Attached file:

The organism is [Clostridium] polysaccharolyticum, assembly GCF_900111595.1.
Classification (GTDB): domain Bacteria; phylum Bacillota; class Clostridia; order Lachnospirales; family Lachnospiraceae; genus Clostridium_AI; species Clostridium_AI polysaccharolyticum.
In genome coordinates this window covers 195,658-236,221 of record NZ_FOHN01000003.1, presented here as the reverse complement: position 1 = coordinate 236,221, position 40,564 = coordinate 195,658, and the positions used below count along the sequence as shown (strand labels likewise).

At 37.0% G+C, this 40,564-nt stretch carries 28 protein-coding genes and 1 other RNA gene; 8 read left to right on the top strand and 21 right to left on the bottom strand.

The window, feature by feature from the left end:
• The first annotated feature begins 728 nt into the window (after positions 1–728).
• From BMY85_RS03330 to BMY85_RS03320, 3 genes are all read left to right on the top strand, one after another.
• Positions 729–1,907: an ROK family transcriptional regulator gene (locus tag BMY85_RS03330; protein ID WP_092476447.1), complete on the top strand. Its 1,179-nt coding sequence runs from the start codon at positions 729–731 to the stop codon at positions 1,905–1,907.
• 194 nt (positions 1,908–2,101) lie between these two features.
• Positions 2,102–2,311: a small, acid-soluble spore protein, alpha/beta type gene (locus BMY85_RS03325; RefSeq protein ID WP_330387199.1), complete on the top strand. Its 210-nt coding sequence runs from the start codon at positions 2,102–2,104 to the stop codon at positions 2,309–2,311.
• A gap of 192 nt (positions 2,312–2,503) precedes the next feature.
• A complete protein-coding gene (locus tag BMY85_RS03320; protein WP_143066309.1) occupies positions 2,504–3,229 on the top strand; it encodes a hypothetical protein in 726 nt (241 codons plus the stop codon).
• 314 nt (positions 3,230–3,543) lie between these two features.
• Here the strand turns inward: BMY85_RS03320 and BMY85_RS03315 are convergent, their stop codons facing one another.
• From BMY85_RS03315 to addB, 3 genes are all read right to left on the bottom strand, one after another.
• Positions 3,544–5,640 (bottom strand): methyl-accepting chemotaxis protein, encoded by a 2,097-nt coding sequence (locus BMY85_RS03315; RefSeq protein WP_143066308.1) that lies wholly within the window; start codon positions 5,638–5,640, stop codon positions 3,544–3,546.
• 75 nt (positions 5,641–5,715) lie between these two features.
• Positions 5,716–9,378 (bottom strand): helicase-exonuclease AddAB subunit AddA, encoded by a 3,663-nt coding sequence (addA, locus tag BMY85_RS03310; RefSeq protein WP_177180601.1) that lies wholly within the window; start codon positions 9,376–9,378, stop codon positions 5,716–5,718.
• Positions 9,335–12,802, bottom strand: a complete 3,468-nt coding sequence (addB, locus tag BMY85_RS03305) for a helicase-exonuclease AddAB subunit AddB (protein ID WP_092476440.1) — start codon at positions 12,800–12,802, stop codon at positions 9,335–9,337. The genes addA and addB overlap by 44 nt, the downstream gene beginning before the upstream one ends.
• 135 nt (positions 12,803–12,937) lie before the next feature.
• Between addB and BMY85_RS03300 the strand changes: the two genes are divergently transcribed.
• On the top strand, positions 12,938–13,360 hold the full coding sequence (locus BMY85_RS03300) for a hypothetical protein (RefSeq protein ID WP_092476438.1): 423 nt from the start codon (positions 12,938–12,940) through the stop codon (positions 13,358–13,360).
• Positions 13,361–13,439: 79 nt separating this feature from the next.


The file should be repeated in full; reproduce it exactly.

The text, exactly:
The organism is [Clostridium] polysaccharolyticum, assembly GCF_900111595.1.
Classification (GTDB): domain Bacteria; phylum Bacillota; class Clostridia; order Lachnospirales; family Lachnospiraceae; genus Clostridium_AI; species Clostridium_AI polysaccharolyticum.
In genome coordinates this window covers 195,658-236,221 of record NZ_FOHN01000003.1, presented here as the reverse complement: position 1 = coordinate 236,221, position 40,564 = coordinate 195,658, and the positions used below count along the sequence as shown (strand labels likewise).

At 37.0% G+C, this 40,564-nt stretch carries 28 protein-coding genes and 1 other RNA gene; 8 read left to right on the top strand and 21 right to left on the bottom strand.

The window, feature by feature from the left end:
• The first annotated feature begins 728 nt into the window (after positions 1–728).
• From BMY85_RS03330 to BMY85_RS03320, 3 genes are all read left to right on the top strand, one after another.
• Positions 729–1,907: an ROK family transcriptional regulator gene (locus tag BMY85_RS03330; protein ID WP_092476447.1), complete on the top strand. Its 1,179-nt coding sequence runs from the start codon at positions 729–731 to the stop codon at positions 1,905–1,907.
• 194 nt (positions 1,908–2,101) lie between these two features.
• Positions 2,102–2,311: a small, acid-soluble spore protein, alpha/beta type gene (locus BMY85_RS03325; RefSeq protein ID WP_330387199.1), complete on the top strand. Its 210-nt coding sequence runs from the start codon at positions 2,102–2,104 to the stop codon at positions 2,309–2,311.
• A gap of 192 nt (positions 2,312–2,503) precedes the next feature.
• A complete protein-coding gene (locus tag BMY85_RS03320; protein WP_143066309.1) occupies positions 2,504–3,229 on the top strand; it encodes a hypothetical protein in 726 nt (241 codons plus the stop codon).
• 314 nt (positions 3,230–3,543) lie between these two features.
• Here the strand turns inward: BMY85_RS03320 and BMY85_RS03315 are convergent, their stop codons facing one another.
• From BMY85_RS03315 to addB, 3 genes are all read right to left on the bottom strand, one after another.
• Positions 3,544–5,640 (bottom strand): methyl-accepting chemotaxis protein, encoded by a 2,097-nt coding sequence (locus BMY85_RS03315; RefSeq protein WP_143066308.1) that lies wholly within the window; start codon positions 5,638–5,640, stop codon positions 3,544–3,546.
• 75 nt (positions 5,641–5,715) lie between these two features.
• Positions 5,716–9,378 (bottom strand): helicase-exonuclease AddAB subunit AddA, encoded by a 3,663-nt coding sequence (addA, locus tag BMY85_RS03310; RefSeq protein WP_177180601.1) that lies wholly within the window; start codon positions 9,376–9,378, stop codon positions 5,716–5,718.
• Positions 9,335–12,802, bottom strand: a complete 3,468-nt coding sequence (addB, locus tag BMY85_RS03305) for a helicase-exonuclease AddAB subunit AddB (protein ID WP_092476440.1) — start codon at positions 12,800–12,802, stop codon at positions 9,335–9,337. The genes addA and addB overlap by 44 nt, the downstream gene beginning before the upstream one ends.
• 135 nt (positions 12,803–12,937) lie before the next feature.
• Between addB and BMY85_RS03300 the strand changes: the two genes are divergently transcribed.
• On the top strand, positions 12,938–13,360 hold the full coding sequence (locus BMY85_RS03300) for a hypothetical protein (RefSeq protein ID WP_092476438.1): 423 nt from the start codon (positions 12,938–12,940) through the stop codon (positions 13,358–13,360).
• Positions 13,361–13,439: 79 nt separating this feature from the next.